Remember, too, that we often falsely amplify any demands on our time and the urgency with which we communicate. If you don’t check email every 15 minutes then your co-workers will still survive. The world will carry on. And they’ll probably just be jealous that you’re likely having an amazing time. We all need to decompress once in a while and I often talk to employees about having renewed perspective by getting some temporary distance.

Finally, if you really need help to detach from all the cords then you might want to consider a vacation somewhere that affords no access to the internet or a tech-free retreat. The charity Anxiety UK released a study that found 60 per cent of us need to fully disconnect to begin to really relax and get a true break. Just be prepared to dig through more emails upon your return since of course we know that hitting the pause button won’t make it all go away.

But you can go back feeling more invigorated than ever to surf the digital waves away from the beach.

Digital Diet

The Digital Diet by Daniel Sieberg is published by Souvenir Press. It is available now in paperback and as an e-book.

Don’t forget to check out the rest of our Author Corner blog posts!

Telling Tales in Latin: A Review

Stephen Addis, a retired Classics teacher with 36 years’ experience of teaching Classics in state and independent schools, has recently reviewed Telling Tales in Latin by Lorna Robinson, and has kindly allowed us to reproduce his review in full here on our blog. Stephen taught Classics for 32 years as Head of Department, and since retiring teaches as part of the University of the Third Age. He has a  BA Honours Degree in Classics from Bristol University and a Post Graduate Certificate in Education from the School of Education, University of Bristol.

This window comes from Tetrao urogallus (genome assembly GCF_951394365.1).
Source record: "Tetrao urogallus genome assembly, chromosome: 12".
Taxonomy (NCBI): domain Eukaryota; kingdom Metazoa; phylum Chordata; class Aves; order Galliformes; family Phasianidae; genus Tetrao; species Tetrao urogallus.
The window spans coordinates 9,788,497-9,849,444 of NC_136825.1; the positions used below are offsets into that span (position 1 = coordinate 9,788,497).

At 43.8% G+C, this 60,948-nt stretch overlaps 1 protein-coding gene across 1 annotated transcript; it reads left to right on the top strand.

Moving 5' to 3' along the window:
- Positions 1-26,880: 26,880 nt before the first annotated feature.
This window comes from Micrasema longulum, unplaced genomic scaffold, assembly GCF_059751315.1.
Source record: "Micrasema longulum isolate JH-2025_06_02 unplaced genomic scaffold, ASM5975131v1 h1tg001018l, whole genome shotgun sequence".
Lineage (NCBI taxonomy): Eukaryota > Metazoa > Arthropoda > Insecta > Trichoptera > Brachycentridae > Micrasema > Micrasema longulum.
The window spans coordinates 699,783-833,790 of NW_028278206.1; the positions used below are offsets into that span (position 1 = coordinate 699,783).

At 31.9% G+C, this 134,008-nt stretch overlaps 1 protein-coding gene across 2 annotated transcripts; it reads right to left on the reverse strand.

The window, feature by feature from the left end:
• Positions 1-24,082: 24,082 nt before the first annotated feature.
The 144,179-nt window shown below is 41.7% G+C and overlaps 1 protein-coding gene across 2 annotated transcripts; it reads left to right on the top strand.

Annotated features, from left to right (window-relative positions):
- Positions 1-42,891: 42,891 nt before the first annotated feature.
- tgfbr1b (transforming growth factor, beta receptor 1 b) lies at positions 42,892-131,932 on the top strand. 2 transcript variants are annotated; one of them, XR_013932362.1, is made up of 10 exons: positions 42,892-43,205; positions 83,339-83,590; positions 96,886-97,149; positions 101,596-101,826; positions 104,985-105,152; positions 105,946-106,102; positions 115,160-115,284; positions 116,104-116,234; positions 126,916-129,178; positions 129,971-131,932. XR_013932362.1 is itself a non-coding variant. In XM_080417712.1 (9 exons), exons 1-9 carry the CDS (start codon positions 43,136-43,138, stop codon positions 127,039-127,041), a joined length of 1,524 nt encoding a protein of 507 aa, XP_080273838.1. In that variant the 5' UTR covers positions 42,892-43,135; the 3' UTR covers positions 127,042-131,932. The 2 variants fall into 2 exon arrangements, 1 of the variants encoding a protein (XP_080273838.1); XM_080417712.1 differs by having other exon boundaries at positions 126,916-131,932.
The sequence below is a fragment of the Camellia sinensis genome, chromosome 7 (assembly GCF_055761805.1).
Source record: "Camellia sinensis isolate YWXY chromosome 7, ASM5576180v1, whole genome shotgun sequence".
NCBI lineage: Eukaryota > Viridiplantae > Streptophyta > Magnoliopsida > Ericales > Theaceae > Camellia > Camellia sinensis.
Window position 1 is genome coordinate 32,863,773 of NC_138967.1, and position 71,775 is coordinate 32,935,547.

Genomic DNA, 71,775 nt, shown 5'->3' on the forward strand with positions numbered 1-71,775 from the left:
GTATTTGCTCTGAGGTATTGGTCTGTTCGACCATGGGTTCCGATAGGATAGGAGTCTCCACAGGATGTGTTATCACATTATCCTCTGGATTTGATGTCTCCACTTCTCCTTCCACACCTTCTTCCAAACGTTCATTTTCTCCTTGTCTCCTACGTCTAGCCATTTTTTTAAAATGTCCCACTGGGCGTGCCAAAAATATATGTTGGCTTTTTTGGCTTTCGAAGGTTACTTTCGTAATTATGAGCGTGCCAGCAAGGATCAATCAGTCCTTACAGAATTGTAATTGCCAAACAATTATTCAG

Read his review in full below, or on Amazon, where he rated it five stars out of five.

‘Telling Tales in Latin’ by Lorna Robinson is a new and exciting Latin course published by Souvenir Press. The Roman poet Ovid serves as the storyteller and his chatty, lively style will appeal to students of all ages from the outset.

A selection of mythological stories from Ovid’s Metamorphoses forms the basis of the Latin text. The grammatical material and vocabulary cover the requirements of the OCR Entry Level qualification in Latin, making this course the only one which currently caters for this prescription.

From Chapter 1, students are encouraged to see and also to work out for themselves the connections between Latin and English derivatives, some of which will prove to be rather thought provoking, but will help to extend pupils’ knowledge and understanding of English vocabulary.